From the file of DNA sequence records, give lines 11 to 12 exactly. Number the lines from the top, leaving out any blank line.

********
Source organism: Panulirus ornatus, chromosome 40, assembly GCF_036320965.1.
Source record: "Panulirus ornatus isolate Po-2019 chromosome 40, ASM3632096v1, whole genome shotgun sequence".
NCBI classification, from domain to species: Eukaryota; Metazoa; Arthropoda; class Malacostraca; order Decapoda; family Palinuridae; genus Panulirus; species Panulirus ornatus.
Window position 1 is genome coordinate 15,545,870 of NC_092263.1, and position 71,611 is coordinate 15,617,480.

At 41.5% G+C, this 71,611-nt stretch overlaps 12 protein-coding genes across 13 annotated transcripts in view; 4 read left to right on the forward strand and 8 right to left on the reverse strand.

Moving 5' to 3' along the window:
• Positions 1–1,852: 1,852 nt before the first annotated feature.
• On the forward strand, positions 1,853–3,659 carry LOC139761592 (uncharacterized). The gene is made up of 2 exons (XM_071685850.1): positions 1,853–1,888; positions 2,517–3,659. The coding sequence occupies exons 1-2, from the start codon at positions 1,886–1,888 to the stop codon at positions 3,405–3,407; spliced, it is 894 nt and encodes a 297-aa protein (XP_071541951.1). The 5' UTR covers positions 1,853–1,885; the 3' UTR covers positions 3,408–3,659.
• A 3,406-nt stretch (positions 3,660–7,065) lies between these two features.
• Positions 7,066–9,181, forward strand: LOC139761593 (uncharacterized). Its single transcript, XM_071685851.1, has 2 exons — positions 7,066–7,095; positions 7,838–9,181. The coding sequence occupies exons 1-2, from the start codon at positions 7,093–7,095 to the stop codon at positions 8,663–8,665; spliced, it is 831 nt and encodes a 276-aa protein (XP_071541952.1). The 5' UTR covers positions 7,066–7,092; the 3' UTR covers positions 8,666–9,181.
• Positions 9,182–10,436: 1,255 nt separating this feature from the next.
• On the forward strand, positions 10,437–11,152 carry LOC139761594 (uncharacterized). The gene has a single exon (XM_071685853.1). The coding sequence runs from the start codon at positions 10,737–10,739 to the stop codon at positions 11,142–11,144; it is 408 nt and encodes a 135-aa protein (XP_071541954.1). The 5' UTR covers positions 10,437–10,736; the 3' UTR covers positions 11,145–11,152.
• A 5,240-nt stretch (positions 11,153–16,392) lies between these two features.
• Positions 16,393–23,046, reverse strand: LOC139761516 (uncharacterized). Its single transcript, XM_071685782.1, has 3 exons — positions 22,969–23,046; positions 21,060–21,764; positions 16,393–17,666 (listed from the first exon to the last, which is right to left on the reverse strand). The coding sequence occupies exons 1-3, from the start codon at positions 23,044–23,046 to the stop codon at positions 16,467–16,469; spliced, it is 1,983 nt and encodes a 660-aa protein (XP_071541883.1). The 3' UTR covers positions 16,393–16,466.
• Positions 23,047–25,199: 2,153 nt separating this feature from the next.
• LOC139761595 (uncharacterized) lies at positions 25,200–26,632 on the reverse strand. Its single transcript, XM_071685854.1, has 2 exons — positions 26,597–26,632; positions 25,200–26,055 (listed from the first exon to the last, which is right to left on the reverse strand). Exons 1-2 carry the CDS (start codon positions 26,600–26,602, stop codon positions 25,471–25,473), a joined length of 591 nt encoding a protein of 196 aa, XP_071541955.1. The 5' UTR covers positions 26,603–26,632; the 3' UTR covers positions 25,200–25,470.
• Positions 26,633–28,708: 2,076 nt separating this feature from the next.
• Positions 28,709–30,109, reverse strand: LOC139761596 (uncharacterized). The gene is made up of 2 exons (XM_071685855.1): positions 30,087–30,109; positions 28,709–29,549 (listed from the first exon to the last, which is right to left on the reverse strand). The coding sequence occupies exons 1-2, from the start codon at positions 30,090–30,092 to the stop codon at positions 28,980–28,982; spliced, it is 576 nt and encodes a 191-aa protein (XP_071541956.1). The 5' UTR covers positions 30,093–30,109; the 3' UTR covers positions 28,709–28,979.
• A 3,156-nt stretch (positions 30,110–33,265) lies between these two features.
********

• Positions 9,182–10,436: 1,255 nt separating this feature from the next.
• On the forward strand, positions 10,437–11,152 carry LOC139761594 (uncharacterized). The gene has a single exon (XM_071685853.1). The coding sequence runs from the start codon at positions 10,737–10,739 to the stop codon at positions 11,142–11,144; it is 408 nt and encodes a 135-aa protein (XP_071541954.1). The 5' UTR covers positions 10,437–10,736; the 3' UTR covers positions 11,145–11,152.